Home News "Jem & the Holograms: The Complete Series": Beauty and the Beat

"Jem & the Holograms: The Complete Series": Beauty and the Beat


I’m just going to get these out of my system early: Outrageous. Outrageous. Outrageous outrageous outrageous outrageous. TRULY outrageous. Truly truly truly outrageous.

Now that that’s out of the way–

Jem is a very good series. Inspired by the success of MTV, based on a line of dolls, designed to appeal to both the girls who would buy the dolls and the boys Hasbro felt would control the remote, all molded by the expert hands of writer Christy Marx (who had worked on GI Joe, Teenage Mutant Ninja Turtles, and several other notable shows)–the result was one of a kind: a character-driven sci-fi adventure musical soap-opera cartoon, and it works on all those layers. The action is well-paced, the music is (mostly) catchy and memorable, and it’s fascinating to see how the characters interact and progress as the series goes on; what seems at first to be a standard Saturday-morning show of the period in fact has several subtle character arcs. The show doesn’t even feel dated despite being so obviously influenced by the trends and fashions of the 80s; instead, the slightly out-of-place feeling just adds to the charm. It’s not completely clunker-free–there are a few mediocre episodes, and a couple of truly horrible ones–but when it’s good, it’s worth watching more than once.

The first season opens with the aptly named “The Beginning,” and right away I was won over by the fast yet powerful pacing. The first half of this episode moves like flying freight train–dead dad orphanage evil executive SONG holograms!–but it conveys so much about the characters and the basic themes of the show in those fifteen minutes! (It’s also a welcome change from Hero Tales, which I watched opposite Jem, where characters might take entire episodes just to change moods.) I also fell pretty much instantly in love with two other aspects of the show: the voice actors and the music. The voice cast is simply brilliant. There’s not a person out of place, though I’d have to place Susan Blu as the adorable supposedly-bad-girl Stormer and Charlie Adler as slimy businessman Eric Raymond at the top of the list. Even characters who you’d expect to be annoying, like the band of foster-girls, are done well. (In an interview included with this set it is mentioned that the show had a habit of hiring actual children to voice it’s child-characters, a practice which paid off.) The only even vaguely irritating character is Kimber, Jem’s younger sister, but this is excusable because she is purposefully written as slightly annoying (although even with that knowledge, you may still want to shake her a bit after the tenth “OutRAgeous!”).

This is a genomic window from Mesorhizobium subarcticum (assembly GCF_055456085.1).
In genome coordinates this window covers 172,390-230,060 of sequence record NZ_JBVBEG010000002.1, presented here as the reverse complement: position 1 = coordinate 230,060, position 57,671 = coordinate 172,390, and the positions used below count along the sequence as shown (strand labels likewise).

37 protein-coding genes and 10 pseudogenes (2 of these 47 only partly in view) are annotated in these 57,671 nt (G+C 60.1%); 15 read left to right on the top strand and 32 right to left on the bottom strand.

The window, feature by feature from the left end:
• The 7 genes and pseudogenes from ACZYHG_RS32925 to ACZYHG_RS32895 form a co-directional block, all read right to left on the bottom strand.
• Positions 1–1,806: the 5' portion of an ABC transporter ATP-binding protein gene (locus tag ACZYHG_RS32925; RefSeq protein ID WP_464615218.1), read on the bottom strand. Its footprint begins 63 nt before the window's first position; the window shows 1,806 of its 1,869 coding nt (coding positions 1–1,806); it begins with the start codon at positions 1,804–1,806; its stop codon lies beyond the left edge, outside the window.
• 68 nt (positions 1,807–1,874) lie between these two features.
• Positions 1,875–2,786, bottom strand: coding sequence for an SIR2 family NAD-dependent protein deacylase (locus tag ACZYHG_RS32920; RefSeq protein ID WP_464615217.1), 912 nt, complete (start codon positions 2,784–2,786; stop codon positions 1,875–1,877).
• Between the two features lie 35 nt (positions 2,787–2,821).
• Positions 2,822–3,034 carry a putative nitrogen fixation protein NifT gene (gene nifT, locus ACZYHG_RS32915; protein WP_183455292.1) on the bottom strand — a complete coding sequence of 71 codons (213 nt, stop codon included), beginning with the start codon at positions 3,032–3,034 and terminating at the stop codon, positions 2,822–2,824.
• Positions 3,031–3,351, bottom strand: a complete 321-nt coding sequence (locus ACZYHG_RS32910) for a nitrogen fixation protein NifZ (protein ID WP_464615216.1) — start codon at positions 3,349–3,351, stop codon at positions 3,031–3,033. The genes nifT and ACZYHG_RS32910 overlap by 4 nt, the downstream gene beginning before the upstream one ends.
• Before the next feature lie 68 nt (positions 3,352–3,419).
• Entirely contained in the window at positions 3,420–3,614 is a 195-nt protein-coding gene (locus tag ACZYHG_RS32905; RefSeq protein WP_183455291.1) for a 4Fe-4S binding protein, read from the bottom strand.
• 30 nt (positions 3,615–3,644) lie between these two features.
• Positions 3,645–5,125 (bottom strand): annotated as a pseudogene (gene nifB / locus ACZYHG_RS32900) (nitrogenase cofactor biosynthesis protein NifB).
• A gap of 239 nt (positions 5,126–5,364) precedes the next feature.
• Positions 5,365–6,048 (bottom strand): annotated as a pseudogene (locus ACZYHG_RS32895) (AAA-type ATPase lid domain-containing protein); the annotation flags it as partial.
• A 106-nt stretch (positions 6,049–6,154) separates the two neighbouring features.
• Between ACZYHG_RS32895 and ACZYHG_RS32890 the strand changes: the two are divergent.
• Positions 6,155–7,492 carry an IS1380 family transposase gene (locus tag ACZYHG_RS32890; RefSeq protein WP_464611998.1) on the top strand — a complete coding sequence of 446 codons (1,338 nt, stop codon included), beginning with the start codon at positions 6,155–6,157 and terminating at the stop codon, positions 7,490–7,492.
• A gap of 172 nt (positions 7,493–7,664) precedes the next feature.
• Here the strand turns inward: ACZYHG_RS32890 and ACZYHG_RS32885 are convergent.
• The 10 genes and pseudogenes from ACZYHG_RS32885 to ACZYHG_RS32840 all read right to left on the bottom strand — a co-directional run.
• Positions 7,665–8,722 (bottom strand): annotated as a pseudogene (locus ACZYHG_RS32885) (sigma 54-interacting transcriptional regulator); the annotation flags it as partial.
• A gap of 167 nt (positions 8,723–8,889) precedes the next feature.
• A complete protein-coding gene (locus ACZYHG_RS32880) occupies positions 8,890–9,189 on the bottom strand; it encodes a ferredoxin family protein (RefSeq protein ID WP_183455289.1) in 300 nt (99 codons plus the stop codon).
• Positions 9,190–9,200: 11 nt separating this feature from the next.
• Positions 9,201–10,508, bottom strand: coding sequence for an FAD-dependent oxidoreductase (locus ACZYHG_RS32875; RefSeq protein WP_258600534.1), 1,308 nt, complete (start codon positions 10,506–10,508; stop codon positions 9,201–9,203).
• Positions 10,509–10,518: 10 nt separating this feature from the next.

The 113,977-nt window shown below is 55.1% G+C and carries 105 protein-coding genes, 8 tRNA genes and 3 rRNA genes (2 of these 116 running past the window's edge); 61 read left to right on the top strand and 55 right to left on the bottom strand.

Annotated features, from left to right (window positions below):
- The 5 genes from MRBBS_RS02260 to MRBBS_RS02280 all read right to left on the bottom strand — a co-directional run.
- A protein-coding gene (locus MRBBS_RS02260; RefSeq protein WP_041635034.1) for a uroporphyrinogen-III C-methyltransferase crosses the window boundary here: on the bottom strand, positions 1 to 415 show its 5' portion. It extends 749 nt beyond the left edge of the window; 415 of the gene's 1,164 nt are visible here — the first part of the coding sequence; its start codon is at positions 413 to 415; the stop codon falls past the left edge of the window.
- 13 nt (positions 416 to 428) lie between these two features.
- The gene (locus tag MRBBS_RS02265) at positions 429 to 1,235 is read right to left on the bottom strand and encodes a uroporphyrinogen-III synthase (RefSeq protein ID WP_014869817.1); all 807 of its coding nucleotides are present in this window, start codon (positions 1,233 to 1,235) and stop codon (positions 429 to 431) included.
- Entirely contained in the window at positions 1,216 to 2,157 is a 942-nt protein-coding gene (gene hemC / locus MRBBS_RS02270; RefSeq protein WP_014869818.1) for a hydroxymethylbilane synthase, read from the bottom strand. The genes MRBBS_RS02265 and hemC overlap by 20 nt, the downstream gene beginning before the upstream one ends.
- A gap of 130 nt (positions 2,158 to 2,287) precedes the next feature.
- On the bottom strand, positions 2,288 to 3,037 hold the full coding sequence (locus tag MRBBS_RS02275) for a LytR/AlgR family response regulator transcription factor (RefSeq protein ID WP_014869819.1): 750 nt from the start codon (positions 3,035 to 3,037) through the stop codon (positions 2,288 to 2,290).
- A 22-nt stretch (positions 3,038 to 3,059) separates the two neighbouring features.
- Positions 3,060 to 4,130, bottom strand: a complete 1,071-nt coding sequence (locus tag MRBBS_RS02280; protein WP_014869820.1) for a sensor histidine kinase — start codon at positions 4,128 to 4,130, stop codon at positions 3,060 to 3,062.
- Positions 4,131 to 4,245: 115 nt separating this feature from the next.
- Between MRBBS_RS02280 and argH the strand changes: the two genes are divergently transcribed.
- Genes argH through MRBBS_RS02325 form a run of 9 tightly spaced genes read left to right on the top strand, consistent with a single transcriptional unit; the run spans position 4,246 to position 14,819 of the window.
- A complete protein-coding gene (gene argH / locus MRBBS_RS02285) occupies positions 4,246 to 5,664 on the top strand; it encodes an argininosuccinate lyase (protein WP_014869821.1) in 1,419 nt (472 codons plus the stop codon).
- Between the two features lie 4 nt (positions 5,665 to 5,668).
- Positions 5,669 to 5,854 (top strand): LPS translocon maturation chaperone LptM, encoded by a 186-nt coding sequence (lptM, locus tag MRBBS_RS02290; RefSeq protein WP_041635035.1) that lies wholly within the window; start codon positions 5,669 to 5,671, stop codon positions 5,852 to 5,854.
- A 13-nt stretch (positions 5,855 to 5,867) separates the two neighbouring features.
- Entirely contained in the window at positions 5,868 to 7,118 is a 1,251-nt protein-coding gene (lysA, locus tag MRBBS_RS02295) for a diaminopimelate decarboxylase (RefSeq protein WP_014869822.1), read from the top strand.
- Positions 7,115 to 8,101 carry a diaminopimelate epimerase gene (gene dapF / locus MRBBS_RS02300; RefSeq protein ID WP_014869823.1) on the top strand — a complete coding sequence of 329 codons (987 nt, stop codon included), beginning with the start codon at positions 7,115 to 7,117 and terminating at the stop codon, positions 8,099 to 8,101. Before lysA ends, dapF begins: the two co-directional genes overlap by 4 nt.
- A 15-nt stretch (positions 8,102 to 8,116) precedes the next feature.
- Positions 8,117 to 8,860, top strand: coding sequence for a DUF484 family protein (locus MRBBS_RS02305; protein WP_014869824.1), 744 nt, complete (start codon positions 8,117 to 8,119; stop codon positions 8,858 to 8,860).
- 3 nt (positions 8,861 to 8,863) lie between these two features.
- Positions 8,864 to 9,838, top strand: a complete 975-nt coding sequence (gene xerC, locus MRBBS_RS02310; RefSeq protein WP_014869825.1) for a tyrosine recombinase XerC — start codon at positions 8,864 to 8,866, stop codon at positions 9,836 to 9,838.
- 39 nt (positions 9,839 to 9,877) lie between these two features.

The show’s attempt to cash in on the success of MTV is mainly felt through its placement of three music videos in each episode, complete with the name of the band and title of the song appearing in the corner of the screen. The music isn’t always good. Sometimes it’s surprisingly catchy and enjoyable, sometimes it’s screechy and irritating, and sometimes it’s just there. But good, bad, or mediocre, I liked the music videos because of the unique feeling they give each episode. It’s not an idea that had been tried before or has been tried since, to my knowledge, and the videos are placed well enough that they break in at just the right moments and never last too long. The animation for these videos also gets bumped up significantly. For the most part Jem is only okay visually: the designs are nice enough and the linework is lively, but the animation is non-existent and there’s just not that much to look at generally. That changes during the music videos, though, are often ingenious from a visual perspective. Movement is more fluid, the timing of the animation to the music is excellent, and the visuals themselves can be astoundingly creative. This starts to ebb a bit as the show wears on–the second season starts to re-use songs– but on the whole it’s an aspect of the show that I really enjoyed.